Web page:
Eat Less, Live Longer

Health Alert 139

Do you have aspirations of living to 100 years old and beyond? There is an undercurrent of research that supports you in achieving your longevity ambitions. New research shows that eating less may add years to your life.

In several studies, caloric intake cut by 40% has increased the lifespan of laboratory animals ranging from mice to geese by as much as 50%.1 Some humans have jumped on the bandwagon, hoping they will live to see the 22nd century by cutting calories.

Today, you’ll learn why caloric restriction can help you live longer and how to do it safely.

* The Anti-aging Effect of Eating Less*

A reduced calorie diet was first shown to extend life in rats in the 1930s.2 The study was then extended to other organisms including: yeast, water fleas, spiders, guppies, and a microscopic water invertebrate known as rotifer.3 Now Labrador retrievers and monkeys are the subject of this study.

Monkeys share more than 90% of their genes with humans.4 The National Institutes of Health (NIH) have been studying a colony of 120 rhesus monkeys for 15 years. The control monkeys eat their normal diet. The other monkeys eat 30% less. Those eating 30% less are living longer. And they’re healthier too. The underfed ones have a lower rate of developing age-linked diseases such as cancer, diabetes, and heart disease. 5

One of the underfed monkeys is 38 years old. This is the equivalent to 114 human years.6 Scientists believe this is substantiating evidence that humans could benefit the same through calorie restriction. In fact the NIH plans to spend $20 million to test the effects of calorie restriction on American adults.7

This new research has attracted a following known as the Cronies (Calorie Restriction with Optimal Nutrition). Many believe they have found their “fountain of youth” by cutting calories. Some have taken it to extremes. Some of the side effects of severe calorie restriction are:

• hair loss

• lower testosterone

• irritability

• low libido

• anemia

• osteoporosis.

One such example is a 31 year old Canadian male who is six-foot-tall and weighs only 115 lbs.8 This is not my ideal of optimal health. But if longevity is his only concern he may indeed live longer.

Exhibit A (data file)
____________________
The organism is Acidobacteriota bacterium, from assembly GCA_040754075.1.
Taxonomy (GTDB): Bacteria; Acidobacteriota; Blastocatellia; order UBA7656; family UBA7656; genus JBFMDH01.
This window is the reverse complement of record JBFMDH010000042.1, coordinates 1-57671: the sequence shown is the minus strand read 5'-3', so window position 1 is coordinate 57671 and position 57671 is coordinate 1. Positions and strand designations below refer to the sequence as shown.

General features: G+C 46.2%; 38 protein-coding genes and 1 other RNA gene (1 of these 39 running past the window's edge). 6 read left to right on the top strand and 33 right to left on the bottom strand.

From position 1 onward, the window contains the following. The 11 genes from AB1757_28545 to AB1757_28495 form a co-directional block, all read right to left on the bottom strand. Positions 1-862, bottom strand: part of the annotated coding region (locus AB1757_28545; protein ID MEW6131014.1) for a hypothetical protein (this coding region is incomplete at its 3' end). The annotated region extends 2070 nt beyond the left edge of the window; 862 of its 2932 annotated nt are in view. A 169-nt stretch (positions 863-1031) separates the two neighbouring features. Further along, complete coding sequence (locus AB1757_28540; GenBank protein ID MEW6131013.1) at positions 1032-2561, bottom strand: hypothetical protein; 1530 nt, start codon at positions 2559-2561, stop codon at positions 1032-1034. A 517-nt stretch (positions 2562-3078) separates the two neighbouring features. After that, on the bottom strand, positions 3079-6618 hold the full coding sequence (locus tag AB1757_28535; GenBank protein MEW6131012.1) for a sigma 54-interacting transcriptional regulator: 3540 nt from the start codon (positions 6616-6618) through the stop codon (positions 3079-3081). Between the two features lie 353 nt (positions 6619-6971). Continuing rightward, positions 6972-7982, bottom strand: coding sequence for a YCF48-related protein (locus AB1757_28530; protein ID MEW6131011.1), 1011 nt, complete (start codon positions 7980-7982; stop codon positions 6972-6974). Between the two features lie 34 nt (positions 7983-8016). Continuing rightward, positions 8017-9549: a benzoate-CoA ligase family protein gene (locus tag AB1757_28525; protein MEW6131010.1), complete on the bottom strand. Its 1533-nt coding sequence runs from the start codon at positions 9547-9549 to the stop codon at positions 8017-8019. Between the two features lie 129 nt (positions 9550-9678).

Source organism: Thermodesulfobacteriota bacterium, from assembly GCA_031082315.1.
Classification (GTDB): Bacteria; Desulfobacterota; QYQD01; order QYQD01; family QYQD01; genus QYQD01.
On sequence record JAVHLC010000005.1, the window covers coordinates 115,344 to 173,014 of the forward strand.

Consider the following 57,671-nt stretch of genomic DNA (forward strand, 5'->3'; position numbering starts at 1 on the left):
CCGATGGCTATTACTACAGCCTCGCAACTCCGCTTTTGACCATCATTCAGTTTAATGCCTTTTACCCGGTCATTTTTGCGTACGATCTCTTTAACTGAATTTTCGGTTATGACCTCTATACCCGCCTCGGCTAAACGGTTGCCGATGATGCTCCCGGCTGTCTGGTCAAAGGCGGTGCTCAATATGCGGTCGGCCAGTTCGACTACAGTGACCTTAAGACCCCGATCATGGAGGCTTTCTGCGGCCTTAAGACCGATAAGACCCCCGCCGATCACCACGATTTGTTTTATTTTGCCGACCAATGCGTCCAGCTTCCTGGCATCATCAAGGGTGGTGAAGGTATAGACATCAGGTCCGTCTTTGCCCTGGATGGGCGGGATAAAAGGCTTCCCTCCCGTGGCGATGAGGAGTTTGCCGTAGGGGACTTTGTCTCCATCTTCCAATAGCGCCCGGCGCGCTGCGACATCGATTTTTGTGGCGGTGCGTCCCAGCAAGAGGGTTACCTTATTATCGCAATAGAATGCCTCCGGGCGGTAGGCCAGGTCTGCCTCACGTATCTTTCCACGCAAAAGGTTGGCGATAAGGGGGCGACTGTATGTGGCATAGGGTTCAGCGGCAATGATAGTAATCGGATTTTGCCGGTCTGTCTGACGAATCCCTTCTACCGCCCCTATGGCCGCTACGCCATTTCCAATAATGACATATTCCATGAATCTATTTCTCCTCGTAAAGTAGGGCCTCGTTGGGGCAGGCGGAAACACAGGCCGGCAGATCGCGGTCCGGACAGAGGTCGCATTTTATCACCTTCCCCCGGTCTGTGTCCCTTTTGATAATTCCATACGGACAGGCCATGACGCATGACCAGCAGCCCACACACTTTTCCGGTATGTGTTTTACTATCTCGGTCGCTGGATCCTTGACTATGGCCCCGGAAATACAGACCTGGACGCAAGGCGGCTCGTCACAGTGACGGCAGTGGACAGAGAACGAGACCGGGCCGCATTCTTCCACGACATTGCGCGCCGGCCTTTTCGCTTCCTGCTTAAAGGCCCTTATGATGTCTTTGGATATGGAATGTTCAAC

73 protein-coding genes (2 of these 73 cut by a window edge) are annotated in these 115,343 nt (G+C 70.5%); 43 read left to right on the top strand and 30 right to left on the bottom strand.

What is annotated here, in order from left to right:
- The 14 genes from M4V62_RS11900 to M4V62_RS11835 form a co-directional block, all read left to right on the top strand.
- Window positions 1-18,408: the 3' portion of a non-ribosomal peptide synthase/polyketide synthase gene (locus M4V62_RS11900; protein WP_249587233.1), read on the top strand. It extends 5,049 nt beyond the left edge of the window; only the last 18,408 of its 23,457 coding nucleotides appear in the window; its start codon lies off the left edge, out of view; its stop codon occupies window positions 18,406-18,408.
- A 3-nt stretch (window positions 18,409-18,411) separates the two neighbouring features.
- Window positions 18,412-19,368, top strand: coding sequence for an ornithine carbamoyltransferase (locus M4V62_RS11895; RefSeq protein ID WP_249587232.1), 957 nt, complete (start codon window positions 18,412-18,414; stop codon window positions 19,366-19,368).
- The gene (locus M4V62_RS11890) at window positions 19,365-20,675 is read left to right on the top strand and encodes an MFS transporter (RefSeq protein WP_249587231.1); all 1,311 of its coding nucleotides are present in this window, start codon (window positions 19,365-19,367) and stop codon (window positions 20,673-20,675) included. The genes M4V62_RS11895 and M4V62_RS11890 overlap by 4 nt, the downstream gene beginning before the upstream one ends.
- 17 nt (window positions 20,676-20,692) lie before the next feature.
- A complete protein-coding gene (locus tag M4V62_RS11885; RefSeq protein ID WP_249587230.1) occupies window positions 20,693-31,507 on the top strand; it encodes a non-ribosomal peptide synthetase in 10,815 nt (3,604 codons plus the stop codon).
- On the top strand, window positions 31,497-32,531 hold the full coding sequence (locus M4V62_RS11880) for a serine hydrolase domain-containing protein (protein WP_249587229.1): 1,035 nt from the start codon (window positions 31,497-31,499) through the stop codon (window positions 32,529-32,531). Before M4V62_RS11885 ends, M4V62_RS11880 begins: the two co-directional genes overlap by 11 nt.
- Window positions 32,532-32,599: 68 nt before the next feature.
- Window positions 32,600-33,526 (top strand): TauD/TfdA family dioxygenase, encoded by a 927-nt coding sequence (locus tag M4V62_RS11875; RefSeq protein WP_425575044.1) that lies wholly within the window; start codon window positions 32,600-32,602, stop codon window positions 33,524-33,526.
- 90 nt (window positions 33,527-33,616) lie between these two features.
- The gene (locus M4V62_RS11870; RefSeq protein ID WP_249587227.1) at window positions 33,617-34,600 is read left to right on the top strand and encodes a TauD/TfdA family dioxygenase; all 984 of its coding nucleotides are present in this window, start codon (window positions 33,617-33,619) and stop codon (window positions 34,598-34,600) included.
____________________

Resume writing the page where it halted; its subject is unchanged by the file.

* Eat Less Cake, Celebrate More Birthdays *

Restricting your calories is an effective anti-aging course of action. When you eat less a number of things occur metabolically:

• Body temperature drops

• Blood pressure lowers

• Cholesterol levels drop

• Cells divide at a slower rate

• The rate of glycation drops

• Free radical activity drops

• Oxidation activity drops

Essentially what is happening is a form of hibernation. You are “living less” thus adding years to your lifespan. The less food you eat the less your metabolic system has to work.

* Eat Less Safely *

Here are some tips on how you might modify the low calorie approach. I believe it is possible to achieve the desired life extension while minimizing the starvation related side effects. One, you can eat less empty calories while preserving needed protein and essential fatty acids. Two, you can eat less for brief periods of time. I myself, fast periodically for the anti-aging effect it can have.

If you are eating less, protein should be the focus of every meal with at least 30% of your caloric intake coming from fat. Although fat is more calorie dense than carbohydrate, it will keep you satiated longer. Experiencing hunger pains is a common complaint from Cronies.

Carbohydrate is where you should skimp. Particularly the carbs made from grains. You can eat plenty of low-glycemic veggies on this diet as they are low in calories and high in nutrients and fiber, particularly if you eat them raw.

To make the most of this diet approach, be sure you are eating quality protein by choosing grassfed beef ( and wild salmon. Eat heart healthy fats like olive oil, avocados, nuts, and olives. Eliminate trans fats by reading labels. Look for the terms “hydrogenated” or “partially hydrogenated” to indicate the presence of trans fats. Trans fats are in many low-fat grain products such as crackers and cereals.

Al Sears, MD

1. Hochman, David. “Food for Holiday Thought: Eat Less, Live to 140?” The New York Times: November 23, 2003.

2. Johannes, Laura. “The Surprising Rise of a Radical Diet: ‘Calorie Restriction’.” The Wall Street Journal: June 3, 2002: 1.